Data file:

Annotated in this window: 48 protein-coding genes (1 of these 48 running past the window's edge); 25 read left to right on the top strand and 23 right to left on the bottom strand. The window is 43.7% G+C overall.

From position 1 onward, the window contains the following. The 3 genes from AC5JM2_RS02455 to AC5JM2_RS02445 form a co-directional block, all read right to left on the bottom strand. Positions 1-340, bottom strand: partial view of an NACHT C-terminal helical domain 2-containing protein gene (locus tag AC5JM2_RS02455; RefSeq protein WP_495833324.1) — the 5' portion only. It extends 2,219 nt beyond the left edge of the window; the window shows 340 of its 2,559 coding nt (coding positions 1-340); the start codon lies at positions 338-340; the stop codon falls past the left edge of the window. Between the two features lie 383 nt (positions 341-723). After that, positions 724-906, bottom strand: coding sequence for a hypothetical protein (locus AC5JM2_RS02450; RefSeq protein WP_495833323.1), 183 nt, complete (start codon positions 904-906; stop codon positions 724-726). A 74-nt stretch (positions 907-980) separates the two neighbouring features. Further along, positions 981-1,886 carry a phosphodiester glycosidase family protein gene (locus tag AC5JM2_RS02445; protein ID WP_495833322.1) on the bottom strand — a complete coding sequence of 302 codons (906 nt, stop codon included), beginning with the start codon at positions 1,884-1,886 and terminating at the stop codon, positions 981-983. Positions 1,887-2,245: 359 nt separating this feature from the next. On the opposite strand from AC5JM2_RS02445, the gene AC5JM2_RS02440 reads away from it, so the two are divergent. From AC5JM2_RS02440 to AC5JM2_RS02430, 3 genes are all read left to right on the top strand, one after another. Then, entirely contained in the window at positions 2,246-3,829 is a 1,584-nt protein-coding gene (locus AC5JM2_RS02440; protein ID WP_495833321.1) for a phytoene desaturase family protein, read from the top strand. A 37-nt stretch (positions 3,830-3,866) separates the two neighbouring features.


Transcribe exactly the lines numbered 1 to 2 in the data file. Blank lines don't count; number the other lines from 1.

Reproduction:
Annotated in this window: 48 protein-coding genes (1 of these 48 running past the window's edge); 25 read left to right on the top strand and 23 right to left on the bottom strand. The window is 43.7% G+C overall.

From position 1 onward, the window contains the following. The 3 genes from AC5JM2_RS02455 to AC5JM2_RS02445 form a co-directional block, all read right to left on the bottom strand. Positions 1-340, bottom strand: partial view of an NACHT C-terminal helical domain 2-containing protein gene (locus tag AC5JM2_RS02455; RefSeq protein WP_495833324.1) — the 5' portion only. It extends 2,219 nt beyond the left edge of the window; the window shows 340 of its 2,559 coding nt (coding positions 1-340); the start codon lies at positions 338-340; the stop codon falls past the left edge of the window. Between the two features lie 383 nt (positions 341-723). After that, positions 724-906, bottom strand: coding sequence for a hypothetical protein (locus AC5JM2_RS02450; RefSeq protein WP_495833323.1), 183 nt, complete (start codon positions 904-906; stop codon positions 724-726). A 74-nt stretch (positions 907-980) separates the two neighbouring features. Further along, positions 981-1,886 carry a phosphodiester glycosidase family protein gene (locus tag AC5JM2_RS02445; protein ID WP_495833322.1) on the bottom strand — a complete coding sequence of 302 codons (906 nt, stop codon included), beginning with the start codon at positions 1,884-1,886 and terminating at the stop codon, positions 981-983. Positions 1,887-2,245: 359 nt separating this feature from the next. On the opposite strand from AC5JM2_RS02445, the gene AC5JM2_RS02440 reads away from it, so the two are divergent. From AC5JM2_RS02440 to AC5JM2_RS02430, 3 genes are all read left to right on the top strand, one after another. Then, entirely contained in the window at positions 2,246-3,829 is a 1,584-nt protein-coding gene (locus AC5JM2_RS02440; protein ID WP_495833321.1) for a phytoene desaturase family protein, read from the top strand. A 37-nt stretch (positions 3,830-3,866) separates the two neighbouring features.